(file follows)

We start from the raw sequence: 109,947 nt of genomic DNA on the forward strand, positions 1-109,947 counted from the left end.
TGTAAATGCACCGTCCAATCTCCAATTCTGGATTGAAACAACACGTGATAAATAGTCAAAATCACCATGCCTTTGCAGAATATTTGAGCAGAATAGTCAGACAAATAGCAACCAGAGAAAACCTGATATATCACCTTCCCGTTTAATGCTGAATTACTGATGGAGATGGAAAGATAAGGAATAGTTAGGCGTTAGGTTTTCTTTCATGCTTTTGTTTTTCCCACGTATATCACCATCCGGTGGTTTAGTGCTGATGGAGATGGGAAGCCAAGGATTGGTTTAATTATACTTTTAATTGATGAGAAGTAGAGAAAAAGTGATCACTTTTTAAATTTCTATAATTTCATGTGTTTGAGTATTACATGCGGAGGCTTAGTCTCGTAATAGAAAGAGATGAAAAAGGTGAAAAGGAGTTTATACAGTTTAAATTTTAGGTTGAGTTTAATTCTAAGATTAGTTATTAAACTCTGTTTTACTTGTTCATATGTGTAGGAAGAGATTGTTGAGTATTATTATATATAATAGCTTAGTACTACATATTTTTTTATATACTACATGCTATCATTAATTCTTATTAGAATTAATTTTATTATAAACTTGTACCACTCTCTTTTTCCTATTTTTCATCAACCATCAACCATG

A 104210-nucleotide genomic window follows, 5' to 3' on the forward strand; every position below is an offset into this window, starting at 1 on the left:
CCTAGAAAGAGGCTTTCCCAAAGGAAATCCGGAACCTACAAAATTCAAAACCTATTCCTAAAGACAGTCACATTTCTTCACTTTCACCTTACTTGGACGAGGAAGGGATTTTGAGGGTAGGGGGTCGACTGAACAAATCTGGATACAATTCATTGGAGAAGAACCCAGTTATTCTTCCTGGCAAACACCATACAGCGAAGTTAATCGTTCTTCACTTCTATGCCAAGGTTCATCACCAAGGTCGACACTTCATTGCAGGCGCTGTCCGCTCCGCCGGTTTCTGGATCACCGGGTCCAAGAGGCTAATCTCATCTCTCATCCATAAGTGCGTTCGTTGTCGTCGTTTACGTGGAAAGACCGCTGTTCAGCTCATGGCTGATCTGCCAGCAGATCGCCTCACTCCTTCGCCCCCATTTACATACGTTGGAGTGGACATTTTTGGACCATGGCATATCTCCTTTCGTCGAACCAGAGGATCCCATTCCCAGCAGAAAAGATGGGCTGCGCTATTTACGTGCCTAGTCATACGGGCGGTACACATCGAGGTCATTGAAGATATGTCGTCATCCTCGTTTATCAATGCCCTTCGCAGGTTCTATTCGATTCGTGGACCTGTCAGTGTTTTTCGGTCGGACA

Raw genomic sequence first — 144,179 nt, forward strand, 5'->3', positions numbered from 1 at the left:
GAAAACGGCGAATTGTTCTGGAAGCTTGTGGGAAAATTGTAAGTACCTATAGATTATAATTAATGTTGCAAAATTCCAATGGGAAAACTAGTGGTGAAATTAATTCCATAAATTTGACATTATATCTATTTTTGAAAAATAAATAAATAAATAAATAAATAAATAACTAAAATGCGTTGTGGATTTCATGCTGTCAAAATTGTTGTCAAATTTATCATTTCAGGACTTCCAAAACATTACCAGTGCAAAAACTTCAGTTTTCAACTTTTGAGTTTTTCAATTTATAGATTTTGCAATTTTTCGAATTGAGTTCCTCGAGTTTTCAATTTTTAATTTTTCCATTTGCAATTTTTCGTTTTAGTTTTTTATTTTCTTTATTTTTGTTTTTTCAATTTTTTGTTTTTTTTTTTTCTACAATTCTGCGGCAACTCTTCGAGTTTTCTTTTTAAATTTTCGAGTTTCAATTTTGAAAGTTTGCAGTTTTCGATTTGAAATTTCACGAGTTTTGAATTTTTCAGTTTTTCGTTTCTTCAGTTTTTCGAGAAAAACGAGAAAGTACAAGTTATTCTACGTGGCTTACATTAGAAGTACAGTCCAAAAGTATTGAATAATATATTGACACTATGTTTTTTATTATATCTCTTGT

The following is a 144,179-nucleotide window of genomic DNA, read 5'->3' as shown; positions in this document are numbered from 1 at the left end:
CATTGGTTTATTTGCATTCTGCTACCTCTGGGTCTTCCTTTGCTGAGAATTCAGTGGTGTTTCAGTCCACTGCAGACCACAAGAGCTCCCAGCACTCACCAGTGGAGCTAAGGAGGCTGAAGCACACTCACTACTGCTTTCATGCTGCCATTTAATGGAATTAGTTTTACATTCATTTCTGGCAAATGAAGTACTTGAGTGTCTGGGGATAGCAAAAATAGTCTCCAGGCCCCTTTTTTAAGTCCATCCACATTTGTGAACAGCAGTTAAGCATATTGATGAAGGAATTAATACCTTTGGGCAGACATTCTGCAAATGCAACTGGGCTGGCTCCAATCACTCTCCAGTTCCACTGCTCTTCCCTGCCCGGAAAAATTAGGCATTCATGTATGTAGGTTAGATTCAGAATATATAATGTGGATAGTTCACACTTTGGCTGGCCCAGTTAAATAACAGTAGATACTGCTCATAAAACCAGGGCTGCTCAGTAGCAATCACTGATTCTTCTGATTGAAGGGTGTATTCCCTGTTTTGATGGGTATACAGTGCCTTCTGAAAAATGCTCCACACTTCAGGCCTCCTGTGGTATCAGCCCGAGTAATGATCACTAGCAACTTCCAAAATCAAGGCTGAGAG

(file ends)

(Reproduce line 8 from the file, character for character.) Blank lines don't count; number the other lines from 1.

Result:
CATTGGTTTATTTGCATTCTGCTACCTCTGGGTCTTCCTTTGCTGAGAATTCAGTGGTGTTTCAGTCCACTGCAGACCACAAGAGCTCCCAGCACTCACCAGTGGAGCTAAGGAGGCTGAAGCACACTCACTACTGCTTTCATGCTGCCATTTAATGGAATTAGTTTTACATTCATTTCTGGCAAATGAAGTACTTGAGTGTCTGGGGATAGCAAAAATAGTCTCCAGGCCCCTTTTTTAAGTCCATCCACATTTGTGAACAGCAGTTAAGCATATTGATGAAGGAATTAATACCTTTGGGCAGACATTCTGCAAATGCAACTGGGCTGGCTCCAATCACTCTCCAGTTCCACTGCTCTTCCCTGCCCGGAAAAATTAGGCATTCATGTATGTAGGTTAGATTCAGAATATATAATGTGGATAGTTCACACTTTGGCTGGCCCAGTTAAATAACAGTAGATACTGCTCATAAAACCAGGGCTGCTCAGTAGCAATCACTGATTCTTCTGATTGAAGGGTGTATTCCCTGTTTTGATGGGTATACAGTGCCTTCTGAAAAATGCTCCACACTTCAGGCCTCCTGTGGTATCAGCCCGAGTAATGATCACTAGCAACTTCCAAAATCAAGGCTGAGAG